How to Survive a Plagueby Bongani Kona / 11.06.2013
This is one fucking hellish experience.
You are very lucky to be born after the plague is over.
In the late 1980s, when the body count from AIDS had reached plague-proportions and anything resembling a cure, or life saving drugs in the form of protease inhibitors which would come later, was nowhere near the horizon and the future looked bleak, Bill Hayes and his colleagues at the San Francisco AIDS Foundation decided to build a time capsule. It wasn’t anything fancy or high-tech; just a taped up cardboard box containing messages scrawled on bits of paper in response to the question: “what message would you send to people 50 years from now about your experiences during the epidemic?”
The time capsule was to be a record for future generations and survivors of how it was during the early days of the AIDS pandemic and there is a systemary here with David France’s documentary How to Survive a Plague. Piped at this year’s Academy Awards for the Best Feature Documentary Oscar by Searching for Sugarman, France’s searingly eloquent film charts the history of the AIDS Coalition to Unleash Power (ACT UP); a gay activist organisation which had its beginnings in New York in 1987. The urgency of ACT UP’s task – to force the federal government under George W Bush Snr. to allocate more funding to AIDS research and for pharmaceutical companies to make available cheaper drugs during a time of mass death – is captured in the impassioned demostrations and speeches recorded by the activists themselves (over 30 videographers are credited at the end of the film).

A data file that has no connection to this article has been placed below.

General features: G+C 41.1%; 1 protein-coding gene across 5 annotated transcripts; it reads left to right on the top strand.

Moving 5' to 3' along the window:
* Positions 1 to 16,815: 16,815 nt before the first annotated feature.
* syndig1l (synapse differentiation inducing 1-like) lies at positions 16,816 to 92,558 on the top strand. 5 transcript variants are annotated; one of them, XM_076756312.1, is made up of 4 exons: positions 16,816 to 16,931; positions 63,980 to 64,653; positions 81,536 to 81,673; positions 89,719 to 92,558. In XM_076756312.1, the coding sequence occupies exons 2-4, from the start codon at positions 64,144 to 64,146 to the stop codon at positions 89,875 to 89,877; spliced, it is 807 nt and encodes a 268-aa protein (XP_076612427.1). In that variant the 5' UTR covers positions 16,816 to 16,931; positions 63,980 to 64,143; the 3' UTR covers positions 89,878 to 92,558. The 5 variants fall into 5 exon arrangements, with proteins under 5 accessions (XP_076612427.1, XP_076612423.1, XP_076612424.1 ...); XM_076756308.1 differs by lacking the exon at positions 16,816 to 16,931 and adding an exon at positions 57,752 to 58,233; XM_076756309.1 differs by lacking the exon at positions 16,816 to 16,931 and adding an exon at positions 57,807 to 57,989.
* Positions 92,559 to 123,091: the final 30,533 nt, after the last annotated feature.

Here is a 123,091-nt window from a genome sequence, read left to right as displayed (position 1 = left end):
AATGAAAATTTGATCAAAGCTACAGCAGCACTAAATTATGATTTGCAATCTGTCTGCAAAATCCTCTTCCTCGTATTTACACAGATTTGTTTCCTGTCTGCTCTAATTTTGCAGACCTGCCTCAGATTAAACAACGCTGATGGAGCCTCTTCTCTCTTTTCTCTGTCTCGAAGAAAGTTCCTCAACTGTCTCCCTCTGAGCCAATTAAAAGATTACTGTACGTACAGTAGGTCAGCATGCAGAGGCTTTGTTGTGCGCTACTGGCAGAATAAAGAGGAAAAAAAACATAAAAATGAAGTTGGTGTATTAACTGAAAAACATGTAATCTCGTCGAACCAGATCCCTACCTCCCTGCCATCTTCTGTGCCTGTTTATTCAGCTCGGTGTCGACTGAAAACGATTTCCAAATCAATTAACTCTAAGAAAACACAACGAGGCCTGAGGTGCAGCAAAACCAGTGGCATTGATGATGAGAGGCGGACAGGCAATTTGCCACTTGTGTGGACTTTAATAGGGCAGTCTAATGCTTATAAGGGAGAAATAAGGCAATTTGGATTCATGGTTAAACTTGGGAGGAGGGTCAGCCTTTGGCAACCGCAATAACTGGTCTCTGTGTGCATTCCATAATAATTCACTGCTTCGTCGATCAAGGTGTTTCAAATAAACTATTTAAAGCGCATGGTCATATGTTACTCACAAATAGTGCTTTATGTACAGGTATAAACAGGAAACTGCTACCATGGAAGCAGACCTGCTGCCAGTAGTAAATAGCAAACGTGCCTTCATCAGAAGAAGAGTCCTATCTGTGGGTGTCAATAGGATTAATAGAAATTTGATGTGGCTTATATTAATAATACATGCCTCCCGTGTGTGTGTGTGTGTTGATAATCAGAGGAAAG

In the end, How to Survive a Plague is as inspring as it is heartbreaking. ACT UP and the offshoot organisations it spawned won the war against government negligence and the avarice of the big pharmaceutical companies but so many people died along the way.
Look back in wonder.
Prepare for the next time.
Do not forget us.